Work / Virtual Machine / Dev Blog

2011-12-15 02:11:47

Exception Handling

Exception Handling is supported. Each frame on the stack stores a pointer to the handler to be called if an exception occurs within that frame. This pointer is stored on the stack directly below the local variables and directly above the base pointer of the previous frame.

When transferring control to a vm program, the 'host' calling code pushes null onto the stack in place of what would otherwise be a return address for eip. When returning from a symbol, if the return address is null, the program will return control to the caller. There are initially no stack frames present on the stack. As a result there are no exception handlers present by default. When a frame is created, the handler pointer is initialised to null. It is up to the code in the context of that frame to setup the handler for that frame. This is done through the sexh (set exception handler) instruction. If an exception occurs and no handlers have been setup, the exception will be throw back up into the host. Handlers themselves can of course throw as well.

When an exception occurs, the handler pointer of the current frame is checked. If it is null, the stack is unwound to the previous frame, and the handler pointer for that frame is then checked. This continues either until the stack is entirely depleted of frames, or until a handler pointer is found that is not null.

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void divideNumbers()
{
    int c = divideByZero(1, 0);
}

int divideByZero(int a, int b)
{
    int c = 0;
    try
    {
        c = a / b;
        return c;
    }
    catch(...)
    {
        return -1;
    }
}

If a valid handler pointer is found, the stack is unwound to the frame that declared that handler, and eip is set to the handler address. Noteably, the handler pointer for the frame that declared the handler (the frame that the stack is now unwound to) is set to null. This is important, because if the handler itself threw, the process of finding a valid handler pointer would immediately return the address of the handler that just threw the exception. Setting the pointer to null ensures the next handler up in the chain is used instead.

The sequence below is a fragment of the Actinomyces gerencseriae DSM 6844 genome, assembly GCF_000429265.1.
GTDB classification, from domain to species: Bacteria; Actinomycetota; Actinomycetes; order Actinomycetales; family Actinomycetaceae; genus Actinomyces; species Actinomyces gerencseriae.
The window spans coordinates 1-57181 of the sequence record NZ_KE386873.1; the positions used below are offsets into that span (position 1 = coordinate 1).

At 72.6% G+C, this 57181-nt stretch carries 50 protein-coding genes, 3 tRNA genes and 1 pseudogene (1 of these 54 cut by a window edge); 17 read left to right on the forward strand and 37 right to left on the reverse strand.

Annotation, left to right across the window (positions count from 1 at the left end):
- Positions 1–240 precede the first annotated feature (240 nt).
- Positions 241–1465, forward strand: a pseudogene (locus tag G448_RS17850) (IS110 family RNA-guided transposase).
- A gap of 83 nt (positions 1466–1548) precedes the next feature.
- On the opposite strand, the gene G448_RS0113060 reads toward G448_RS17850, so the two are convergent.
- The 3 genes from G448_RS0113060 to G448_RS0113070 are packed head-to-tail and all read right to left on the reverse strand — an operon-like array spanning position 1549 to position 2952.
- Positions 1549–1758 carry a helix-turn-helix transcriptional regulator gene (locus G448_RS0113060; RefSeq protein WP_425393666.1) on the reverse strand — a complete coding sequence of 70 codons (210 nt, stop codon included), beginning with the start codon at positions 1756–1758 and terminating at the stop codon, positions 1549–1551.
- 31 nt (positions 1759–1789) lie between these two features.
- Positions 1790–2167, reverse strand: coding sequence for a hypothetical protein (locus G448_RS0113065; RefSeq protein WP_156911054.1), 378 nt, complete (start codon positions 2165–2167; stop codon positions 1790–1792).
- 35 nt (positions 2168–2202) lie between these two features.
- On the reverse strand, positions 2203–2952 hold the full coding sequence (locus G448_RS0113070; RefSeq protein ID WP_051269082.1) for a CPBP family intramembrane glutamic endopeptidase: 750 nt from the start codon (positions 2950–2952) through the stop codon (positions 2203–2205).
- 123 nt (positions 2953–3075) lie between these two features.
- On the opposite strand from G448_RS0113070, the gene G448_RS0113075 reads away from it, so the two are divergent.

This makes sense in that when an exception occurs it is usually to signify an issue with the current context from which execution cannot continue (an exceptional state). The handler, through unwinding of the stack, assumes the context that contains the handler - this includes local variables. As a result, the handler has direct access to the local variables of the frame that threw the exception. This can be used to inspect values and clean-up any partial initialisation that may have taken place.

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divideNumbers:
    entr    1
    pshi    1
    pshi    0
    call    divideByZero
    popr    0,  2
    retn

divideByZero:
    nvar    0,  a
    nvar    1,  b
    nvar    2,  c

    entf    3,  2

    movi    c,  0

    sexh    .exceptionHandler

    mov c,  a
    div c,  b

    lret    c

.exceptionHandler:
    lrti    -1

A handler can exit in one of two ways; it can either throw another exception, which would travel up the frame chain for the next available handler, or it can simply return to the calling code and execution continues as normal. Note that the handler must respect the stack in terms of return parameters that would have been pushed if an exception had not occured. Failure to adhere to this will result in stack corruption as the caller attempts to pop return values that arent there.

The runtime determines if the stack is depleted of frames by testing the proposed values of eip, esp and ebp with the address of the stack segment. If they are less (i.e. point to memory outside of the stack segment), there are no more stack frames to read.

Frames can be created at any point; they are not tied to calling and return instructions. As a result, the value immediately below the base pointer of the previous frame may not be the address to return execution to. This implies potentially exceptional code can be wrapped within the context of a symbol call by a frame of its own, without requiring execution to jump back out to the caller of the symbol (by keeping it in the called 'sub-routine').